of two principles.

"I. The first mode of origin consists in natural selection or
survival of the fittest, continuously preserving actions, &c. &c. . .
.

"II. The second mode of origin is as follows: - By the effects of
habit in successive generations, actions which were originally
intelligent become as it were stereotyped into permanent instincts.
Just as in the lifetime of the individual adjustive actions which were
originally intelligent may by frequent repetition become automatic, so
in the lifetime of species actions originally intelligent may by
frequent repetition and heredity so write their effects on the nervous
system that the latter is prepared, even before individual experience,
to perform adjustive actions mechanically which in previous
generations were performed intelligently. This mode of origin of
instincts has been appropriately called (by Lewes - see Problems of
Life and Mind {233b}) the 'lapsing of intelligence.'" {233c}

Later on: -

"That 'practice makes perfect' is a matter, as I have previously said,
of daily observation. Whether we regard a juggler, a pianist, or a
billiard-player, a child learning his lesson or an actor his part by
frequently repeating it, or a thousand other illustrations of the same
process, we see at once that there is truth in the cynical definition
of a man as a 'bundle of habits.' And the same of course is true of
animals." {234a}

From this Mr. Romanes goes on to show "that automatic actions and
conscious habits may be inherited," {234b} and in the course of doing
this contends that "instincts may be lost by disuse, and conversely that
they may be acquired as instincts by the hereditary transmission of
ancestral experience." {234c}

On another page Mr. Romanes says: -

"Let us now turn to the second of these two assumptions, viz., that
some at least among migratory birds must possess, by inheritance
alone, a very precise knowledge of the particular direction to be
pursued. It is without question an astonishing fact that a young
cuckoo should be prompted to leave its foster parents at a particular
season of the year, and without any guide to show the course
previously taken by its own parents, but this is a fact which must be
met by any theory of instinct which aims at being complete. Now upon
our own theory it can only be met by taking it to be due to inherited
memory." {234d}

Mr. Romanes says in a note that this theory was first advanced by Canon
Kingsley in _Nature_, January 18, 1867, a piece of information which I
learn for the first time; otherwise, as I need hardly say, I should have
called attention to it in my own books on evolution. _Nature_ did not
begin to appear till the end of 1869, and I can find no communication
from Canon Kingsley bearing upon hereditary memory in any number of
_Nature_ prior to the date of Canon Kingsley's death; but no doubt Mr.
Romanes has only made a slip in his reference. Mr. Romanes also says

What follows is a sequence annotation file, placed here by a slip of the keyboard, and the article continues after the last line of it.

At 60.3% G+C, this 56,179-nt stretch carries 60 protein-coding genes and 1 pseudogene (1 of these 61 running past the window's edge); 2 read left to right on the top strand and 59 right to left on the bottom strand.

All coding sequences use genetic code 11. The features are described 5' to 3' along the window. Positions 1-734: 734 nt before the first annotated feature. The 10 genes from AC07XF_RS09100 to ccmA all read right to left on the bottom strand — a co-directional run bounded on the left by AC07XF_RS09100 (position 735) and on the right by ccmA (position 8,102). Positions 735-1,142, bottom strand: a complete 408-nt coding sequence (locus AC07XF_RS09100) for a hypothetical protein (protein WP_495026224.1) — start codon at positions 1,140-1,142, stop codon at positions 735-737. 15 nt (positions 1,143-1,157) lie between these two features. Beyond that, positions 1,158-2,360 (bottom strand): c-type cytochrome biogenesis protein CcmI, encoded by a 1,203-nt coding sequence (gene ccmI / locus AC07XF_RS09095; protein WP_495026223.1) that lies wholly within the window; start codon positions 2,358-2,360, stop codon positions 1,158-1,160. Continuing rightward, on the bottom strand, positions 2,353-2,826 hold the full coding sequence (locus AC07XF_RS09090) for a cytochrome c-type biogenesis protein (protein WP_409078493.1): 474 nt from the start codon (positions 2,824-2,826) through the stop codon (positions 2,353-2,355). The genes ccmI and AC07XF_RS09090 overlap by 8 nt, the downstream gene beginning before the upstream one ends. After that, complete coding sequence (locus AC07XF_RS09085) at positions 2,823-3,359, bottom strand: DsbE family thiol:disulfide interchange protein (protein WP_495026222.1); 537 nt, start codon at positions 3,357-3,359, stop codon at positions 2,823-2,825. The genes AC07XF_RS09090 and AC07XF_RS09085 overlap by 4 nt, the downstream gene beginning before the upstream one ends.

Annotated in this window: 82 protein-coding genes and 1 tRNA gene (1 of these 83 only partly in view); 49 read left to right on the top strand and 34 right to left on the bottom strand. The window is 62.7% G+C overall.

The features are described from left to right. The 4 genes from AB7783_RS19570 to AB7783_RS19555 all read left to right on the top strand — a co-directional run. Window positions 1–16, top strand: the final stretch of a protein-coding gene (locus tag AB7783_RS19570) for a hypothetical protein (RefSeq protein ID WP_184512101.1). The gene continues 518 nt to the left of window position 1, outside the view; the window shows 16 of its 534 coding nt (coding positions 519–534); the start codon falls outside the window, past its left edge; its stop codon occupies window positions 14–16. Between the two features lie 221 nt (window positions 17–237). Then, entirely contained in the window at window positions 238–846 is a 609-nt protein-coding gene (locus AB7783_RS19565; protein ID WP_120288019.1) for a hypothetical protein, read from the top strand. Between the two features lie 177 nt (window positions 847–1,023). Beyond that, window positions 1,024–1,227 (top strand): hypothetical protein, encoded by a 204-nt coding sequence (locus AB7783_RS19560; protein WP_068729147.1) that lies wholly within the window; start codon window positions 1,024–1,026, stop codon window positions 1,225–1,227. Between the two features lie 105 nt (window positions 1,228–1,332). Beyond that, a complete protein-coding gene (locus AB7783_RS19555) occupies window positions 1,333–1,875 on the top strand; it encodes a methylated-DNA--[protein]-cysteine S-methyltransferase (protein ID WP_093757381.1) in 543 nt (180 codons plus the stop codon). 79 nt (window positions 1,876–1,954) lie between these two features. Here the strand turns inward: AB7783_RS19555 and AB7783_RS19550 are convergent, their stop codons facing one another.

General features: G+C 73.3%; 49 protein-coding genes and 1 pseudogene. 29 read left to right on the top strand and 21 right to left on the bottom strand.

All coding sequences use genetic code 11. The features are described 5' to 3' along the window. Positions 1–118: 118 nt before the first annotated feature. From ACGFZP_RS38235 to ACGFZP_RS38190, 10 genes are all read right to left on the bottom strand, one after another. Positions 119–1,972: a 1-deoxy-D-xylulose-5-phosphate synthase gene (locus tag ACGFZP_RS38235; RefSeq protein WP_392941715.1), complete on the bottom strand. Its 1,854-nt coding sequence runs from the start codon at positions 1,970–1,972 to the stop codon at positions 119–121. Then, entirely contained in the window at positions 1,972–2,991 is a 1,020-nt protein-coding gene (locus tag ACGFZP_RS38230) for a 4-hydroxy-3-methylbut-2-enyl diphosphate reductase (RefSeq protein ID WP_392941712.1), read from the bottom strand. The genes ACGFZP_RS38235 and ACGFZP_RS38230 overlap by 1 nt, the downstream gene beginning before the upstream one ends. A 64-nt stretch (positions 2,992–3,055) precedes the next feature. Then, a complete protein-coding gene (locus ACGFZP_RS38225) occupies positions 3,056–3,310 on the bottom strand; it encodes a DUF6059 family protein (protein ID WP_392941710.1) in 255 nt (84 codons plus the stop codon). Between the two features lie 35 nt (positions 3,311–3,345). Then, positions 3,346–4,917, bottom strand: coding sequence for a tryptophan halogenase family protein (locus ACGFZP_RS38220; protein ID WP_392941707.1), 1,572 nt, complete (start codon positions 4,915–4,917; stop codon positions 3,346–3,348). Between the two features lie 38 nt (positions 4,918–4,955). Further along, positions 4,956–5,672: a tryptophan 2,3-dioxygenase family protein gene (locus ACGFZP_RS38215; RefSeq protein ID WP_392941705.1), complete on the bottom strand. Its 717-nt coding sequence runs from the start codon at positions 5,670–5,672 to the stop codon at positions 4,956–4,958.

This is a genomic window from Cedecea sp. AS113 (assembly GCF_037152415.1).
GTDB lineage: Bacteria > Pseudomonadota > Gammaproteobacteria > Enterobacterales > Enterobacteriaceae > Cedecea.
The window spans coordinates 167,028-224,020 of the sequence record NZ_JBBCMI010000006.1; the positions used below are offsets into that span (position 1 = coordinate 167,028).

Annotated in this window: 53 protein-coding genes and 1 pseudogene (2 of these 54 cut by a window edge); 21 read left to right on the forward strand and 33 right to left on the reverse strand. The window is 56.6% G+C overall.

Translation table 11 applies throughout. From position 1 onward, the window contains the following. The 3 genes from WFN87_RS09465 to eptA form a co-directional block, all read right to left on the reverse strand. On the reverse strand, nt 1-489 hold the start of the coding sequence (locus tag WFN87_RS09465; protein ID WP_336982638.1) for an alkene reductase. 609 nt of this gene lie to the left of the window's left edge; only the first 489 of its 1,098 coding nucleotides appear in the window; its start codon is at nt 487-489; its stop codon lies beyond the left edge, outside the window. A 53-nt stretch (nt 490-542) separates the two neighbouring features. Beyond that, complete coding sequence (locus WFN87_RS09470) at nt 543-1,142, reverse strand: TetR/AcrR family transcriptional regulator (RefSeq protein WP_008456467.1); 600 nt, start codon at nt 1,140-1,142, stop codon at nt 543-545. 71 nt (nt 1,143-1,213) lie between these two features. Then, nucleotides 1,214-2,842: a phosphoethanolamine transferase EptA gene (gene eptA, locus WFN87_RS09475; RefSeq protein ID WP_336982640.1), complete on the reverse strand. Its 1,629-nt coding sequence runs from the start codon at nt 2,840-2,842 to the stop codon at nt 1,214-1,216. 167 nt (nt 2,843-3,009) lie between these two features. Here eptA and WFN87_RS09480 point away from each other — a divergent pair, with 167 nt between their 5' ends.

that the theory connecting instinct with inherited memory "has since been
independently 'suggested' by many writers."

A little lower Mr. Romanes says: "Of what kind, then, is the inherited
memory on which the young cuckoo (if not also other migratory birds)
depends? We can only answer, of the same kind, whatever this may be, as
that upon which the old bird depends." {235}

I have given above most of the more marked passages which I have been
able to find in Mr. Romanes' book which attribute instinct to memory, and
which admit that there is no fundamental difference between the kind of
memory with which we are all familiar and hereditary memory as
transmitted from one generation to another. But throughout his work
there are passages which suggest, though less obviously, the same
inference.

The passages I have quoted show that Mr. Romanes is upholding the same
opinions as Professor Hering's and my own, but their effect and tendency
is more plain here than in Mr. Romanes' own book, where they are overlaid
by nearly 400 long pages of matter which is not always easy of
comprehension.

The late Mr. Darwin himself, indeed - whose mantle seems to have fallen
more especially and particularly on Mr. Romanes - could not contradict
himself more hopelessly than Mr. Romanes often does. Indeed in one of
the very passages I have quoted in order to show that Mr. Romanes accepts
the phenomena of heredity as phenomena of memory, he speaks of "heredity
as playing an important part _in forming memory_ of ancestral
experiences;" so that whereas I want him to say that the phenomena of
heredity are due to memory, he will have it that the memory is due to the
heredity, {236a} which seems to me absurd.

Over and over again Mr. Romanes insists that it is heredity which does
this or that. Thus it is "_heredity with natural selection which adapt_
the anatomical plan of the ganglia." {236b} It is heredity which
impresses nervous changes on the individual. {236c} "In the lifetime of
species actions originally intelligent may by frequent repetition _and
heredity_," &c. {236d}; but he nowhere tells us what heredity is any more
than Messrs. Herbert Spencer, Darwin, and Lewes have done. This,
however, is, exactly what Professor Hering, whom I have unwittingly
followed, does. He resolves all phenomena of heredity, whether in
respect of body or mind, into phenomena of memory. He says in effect, "A
man grows his body as he does, and a bird makes her nest as she does,
because both man and bird remember having grown body and made nest as
they now do, or very nearly so, on innumerable past occasions." He thus
reduces life from an equation of say 100 unknown quantities to one of 99
only by showing that heredity and memory, two of the original 100 unknown
quantities, are in reality part of one and the same thing.

That he is right Mr. Romanes seems to me to admit, though in a very
unsatisfactory way.




REMARKS ON MR. ROMANES' MENTAL EVOLUTION IN ANIMALS - (_continued_).


I will give examples of my meaning. Mr. Romanes says on an early page,
"The most fundamental principle of mental operation is that of memory,
for this is the _conditio sine qua non_ of all mental life" (page 35).

I do not understand Mr. Romanes to hold that there is any living being